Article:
Nearly all marquee dance floors go together in the same manner using a brick type pattern for strength:
- Plan the position of the dance floor carefully. Often you can decide which way to lay the boards (across or down the marquee). If you think the customer might want to increase or decrease the size of dance floor at a later stage then orientate the boards accordingly. So you only have to add or remove rows rather than lifting the whole floor to alter the size.
- Lay the first two or three rows of boards down and then stop: check the dance floor is square and going to fit in line with your desired position.
- Ensure there are no gaps between the boards, once the whole dance floor is laid it is very difficult to go back and change it
- Similarly pack up the boards as each row is laid to avoid any bouncy gaps underneath. It is a nightmare trying to pack up a bouncy dance floor once all the boards are laid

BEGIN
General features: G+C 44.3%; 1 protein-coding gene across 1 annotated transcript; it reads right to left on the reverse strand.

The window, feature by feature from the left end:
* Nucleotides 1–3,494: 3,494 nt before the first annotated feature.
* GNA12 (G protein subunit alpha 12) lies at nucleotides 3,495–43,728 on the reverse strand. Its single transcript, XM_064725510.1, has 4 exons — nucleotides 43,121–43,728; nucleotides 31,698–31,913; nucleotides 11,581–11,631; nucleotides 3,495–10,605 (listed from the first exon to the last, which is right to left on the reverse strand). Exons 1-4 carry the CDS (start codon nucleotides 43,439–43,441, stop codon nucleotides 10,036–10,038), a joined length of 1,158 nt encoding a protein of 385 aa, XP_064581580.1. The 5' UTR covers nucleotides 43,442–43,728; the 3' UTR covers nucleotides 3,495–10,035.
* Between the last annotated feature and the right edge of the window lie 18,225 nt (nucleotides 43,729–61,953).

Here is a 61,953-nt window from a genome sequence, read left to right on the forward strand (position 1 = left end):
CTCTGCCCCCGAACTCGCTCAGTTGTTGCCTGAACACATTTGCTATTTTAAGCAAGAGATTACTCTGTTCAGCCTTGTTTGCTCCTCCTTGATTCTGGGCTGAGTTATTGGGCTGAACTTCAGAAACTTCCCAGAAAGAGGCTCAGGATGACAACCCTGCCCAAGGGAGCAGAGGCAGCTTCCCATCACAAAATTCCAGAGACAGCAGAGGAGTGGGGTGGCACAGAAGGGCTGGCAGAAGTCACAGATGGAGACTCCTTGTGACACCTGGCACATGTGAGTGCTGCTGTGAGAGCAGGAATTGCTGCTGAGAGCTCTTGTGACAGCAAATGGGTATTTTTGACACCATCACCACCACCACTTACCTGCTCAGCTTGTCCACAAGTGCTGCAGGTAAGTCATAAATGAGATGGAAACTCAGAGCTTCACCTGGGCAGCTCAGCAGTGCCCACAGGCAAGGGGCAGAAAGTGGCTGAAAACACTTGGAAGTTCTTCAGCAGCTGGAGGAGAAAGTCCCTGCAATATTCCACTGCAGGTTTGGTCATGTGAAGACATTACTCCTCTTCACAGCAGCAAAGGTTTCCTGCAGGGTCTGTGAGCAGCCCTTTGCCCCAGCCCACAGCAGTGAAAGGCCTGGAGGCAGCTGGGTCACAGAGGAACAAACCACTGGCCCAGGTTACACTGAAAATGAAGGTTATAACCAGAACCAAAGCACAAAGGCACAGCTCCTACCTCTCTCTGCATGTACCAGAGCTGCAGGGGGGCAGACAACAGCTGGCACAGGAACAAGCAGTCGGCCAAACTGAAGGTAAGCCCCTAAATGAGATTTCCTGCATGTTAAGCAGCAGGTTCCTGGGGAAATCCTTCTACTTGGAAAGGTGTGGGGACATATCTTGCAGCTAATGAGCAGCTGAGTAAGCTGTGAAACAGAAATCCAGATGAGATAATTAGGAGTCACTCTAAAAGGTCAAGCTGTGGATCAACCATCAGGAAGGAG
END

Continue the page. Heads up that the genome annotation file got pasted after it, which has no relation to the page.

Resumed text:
- Once all boards are down it is time to lay the edging. Firstly put the sides of the edging on – this is laid in the same way as the boards. So if the last row put down was big-big-small then your edging should be laid as small-big-big to continue the brick pattern
- Once both sides are fitted any corner pieces of edging can be put in and the gaps at both ends filled using the remaining edging.
- If you’re a bit short of edging then leave it off on the side facing the DJ/Band
All of this may seem common knowledge but to others it could prove interesting. I remember going on site to find one lad so frustrated with the hour that he’d spent trying to edge a dance floor that he was in the middle of hacksawing a piece down to fit. Once I’d shown him how it was supposed to fit blood pressures were lowered and the hacksaw was put back in the van!
Thanks for reading